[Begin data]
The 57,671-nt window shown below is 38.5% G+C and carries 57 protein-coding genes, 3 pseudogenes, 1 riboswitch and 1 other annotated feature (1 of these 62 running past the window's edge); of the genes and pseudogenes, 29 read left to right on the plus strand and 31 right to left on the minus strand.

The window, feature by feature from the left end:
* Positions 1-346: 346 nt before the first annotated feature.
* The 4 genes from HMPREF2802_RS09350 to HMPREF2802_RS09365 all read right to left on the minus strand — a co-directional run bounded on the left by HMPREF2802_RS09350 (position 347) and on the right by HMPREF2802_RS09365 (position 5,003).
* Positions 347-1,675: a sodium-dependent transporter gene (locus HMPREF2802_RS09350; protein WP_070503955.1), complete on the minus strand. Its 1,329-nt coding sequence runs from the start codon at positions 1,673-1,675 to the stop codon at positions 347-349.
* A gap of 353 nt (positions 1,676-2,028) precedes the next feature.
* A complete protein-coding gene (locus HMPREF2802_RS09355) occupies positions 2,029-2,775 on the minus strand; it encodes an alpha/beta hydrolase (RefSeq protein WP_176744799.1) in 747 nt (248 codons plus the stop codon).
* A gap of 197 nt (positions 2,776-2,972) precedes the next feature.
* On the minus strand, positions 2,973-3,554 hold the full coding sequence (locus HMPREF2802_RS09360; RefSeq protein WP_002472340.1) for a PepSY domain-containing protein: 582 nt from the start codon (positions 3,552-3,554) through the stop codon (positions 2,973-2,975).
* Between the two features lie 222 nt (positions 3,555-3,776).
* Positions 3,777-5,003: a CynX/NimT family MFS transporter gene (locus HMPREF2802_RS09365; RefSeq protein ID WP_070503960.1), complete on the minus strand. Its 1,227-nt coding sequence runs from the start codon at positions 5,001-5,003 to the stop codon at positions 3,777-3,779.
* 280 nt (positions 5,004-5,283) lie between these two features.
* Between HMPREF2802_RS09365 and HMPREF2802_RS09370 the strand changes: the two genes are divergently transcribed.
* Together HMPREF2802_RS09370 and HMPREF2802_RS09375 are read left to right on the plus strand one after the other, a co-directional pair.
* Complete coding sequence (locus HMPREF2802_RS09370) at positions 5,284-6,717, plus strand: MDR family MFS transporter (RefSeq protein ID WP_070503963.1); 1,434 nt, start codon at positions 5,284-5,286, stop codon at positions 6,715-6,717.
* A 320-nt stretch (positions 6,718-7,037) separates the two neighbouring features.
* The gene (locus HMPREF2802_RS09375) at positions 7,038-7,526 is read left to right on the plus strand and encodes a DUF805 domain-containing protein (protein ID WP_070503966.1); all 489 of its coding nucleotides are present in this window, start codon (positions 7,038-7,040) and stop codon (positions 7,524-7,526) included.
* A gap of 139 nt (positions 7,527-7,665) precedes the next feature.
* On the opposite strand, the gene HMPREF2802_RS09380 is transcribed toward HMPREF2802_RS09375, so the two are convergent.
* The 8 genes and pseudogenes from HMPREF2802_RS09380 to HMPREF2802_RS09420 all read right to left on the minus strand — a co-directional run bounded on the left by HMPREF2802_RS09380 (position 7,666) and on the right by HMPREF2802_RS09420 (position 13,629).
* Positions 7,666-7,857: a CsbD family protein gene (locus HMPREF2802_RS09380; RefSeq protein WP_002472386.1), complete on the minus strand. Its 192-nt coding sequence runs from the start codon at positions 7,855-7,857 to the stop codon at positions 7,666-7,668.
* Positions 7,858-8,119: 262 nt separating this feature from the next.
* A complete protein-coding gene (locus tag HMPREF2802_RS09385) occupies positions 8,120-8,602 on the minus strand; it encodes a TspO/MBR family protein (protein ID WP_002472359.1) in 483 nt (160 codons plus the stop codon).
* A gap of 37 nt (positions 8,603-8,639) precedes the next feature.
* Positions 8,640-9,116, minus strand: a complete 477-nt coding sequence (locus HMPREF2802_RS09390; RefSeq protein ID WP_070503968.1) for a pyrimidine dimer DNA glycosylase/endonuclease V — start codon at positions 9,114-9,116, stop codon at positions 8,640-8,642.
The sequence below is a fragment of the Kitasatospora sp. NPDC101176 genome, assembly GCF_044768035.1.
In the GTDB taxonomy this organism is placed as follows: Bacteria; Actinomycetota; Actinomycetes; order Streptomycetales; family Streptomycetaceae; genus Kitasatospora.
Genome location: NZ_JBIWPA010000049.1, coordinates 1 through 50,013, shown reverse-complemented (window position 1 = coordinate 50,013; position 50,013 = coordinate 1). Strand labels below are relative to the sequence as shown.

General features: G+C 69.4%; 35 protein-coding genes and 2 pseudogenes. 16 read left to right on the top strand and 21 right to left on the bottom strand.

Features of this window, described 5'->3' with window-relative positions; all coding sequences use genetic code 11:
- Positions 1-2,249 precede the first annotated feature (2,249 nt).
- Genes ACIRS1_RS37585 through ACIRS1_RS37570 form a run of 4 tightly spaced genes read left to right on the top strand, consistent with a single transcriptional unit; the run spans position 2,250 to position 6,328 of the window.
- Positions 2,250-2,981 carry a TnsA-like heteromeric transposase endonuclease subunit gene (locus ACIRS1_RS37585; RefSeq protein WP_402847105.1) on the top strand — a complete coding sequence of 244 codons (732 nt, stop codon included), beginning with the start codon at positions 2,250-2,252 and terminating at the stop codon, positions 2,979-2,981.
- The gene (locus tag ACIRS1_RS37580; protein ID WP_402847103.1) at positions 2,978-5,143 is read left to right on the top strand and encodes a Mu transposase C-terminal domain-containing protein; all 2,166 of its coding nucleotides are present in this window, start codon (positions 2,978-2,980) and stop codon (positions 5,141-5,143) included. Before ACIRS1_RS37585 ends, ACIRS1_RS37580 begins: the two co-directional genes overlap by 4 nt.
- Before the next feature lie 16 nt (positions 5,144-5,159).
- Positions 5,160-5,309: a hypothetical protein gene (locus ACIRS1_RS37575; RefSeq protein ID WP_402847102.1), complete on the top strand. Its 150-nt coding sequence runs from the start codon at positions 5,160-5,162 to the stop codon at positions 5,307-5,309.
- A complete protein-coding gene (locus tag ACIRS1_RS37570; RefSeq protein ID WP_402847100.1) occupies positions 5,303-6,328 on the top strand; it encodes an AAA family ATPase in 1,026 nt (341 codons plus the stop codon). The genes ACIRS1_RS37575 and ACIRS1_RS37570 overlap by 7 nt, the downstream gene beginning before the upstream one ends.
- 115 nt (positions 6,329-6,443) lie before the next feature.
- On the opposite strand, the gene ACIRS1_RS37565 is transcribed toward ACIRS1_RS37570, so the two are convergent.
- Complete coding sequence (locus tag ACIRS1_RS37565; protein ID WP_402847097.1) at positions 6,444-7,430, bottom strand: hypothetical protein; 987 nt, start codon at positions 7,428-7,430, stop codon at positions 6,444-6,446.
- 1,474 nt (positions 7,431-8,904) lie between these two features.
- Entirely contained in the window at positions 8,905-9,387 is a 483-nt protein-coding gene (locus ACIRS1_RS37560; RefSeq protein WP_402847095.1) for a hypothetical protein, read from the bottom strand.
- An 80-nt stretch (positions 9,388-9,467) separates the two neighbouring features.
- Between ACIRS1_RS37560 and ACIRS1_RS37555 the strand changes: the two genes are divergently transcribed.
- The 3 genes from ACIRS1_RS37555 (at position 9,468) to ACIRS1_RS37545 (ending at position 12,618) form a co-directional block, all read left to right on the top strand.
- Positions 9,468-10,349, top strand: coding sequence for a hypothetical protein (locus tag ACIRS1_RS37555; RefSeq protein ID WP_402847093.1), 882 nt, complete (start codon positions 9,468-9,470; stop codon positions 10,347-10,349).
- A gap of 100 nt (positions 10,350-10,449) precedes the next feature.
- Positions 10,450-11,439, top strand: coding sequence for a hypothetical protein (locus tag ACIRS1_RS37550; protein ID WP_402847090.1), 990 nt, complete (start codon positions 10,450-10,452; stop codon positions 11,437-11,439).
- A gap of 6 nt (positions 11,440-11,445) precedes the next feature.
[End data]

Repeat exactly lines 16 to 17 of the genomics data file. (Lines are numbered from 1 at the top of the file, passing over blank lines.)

* A 320-nt stretch (positions 6,718-7,037) separates the two neighbouring features.
* The gene (locus HMPREF2802_RS09375) at positions 7,038-7,526 is read left to right on the plus strand and encodes a DUF805 domain-containing protein (protein ID WP_070503966.1); all 489 of its coding nucleotides are present in this window, start codon (positions 7,038-7,040) and stop codon (positions 7,524-7,526) included.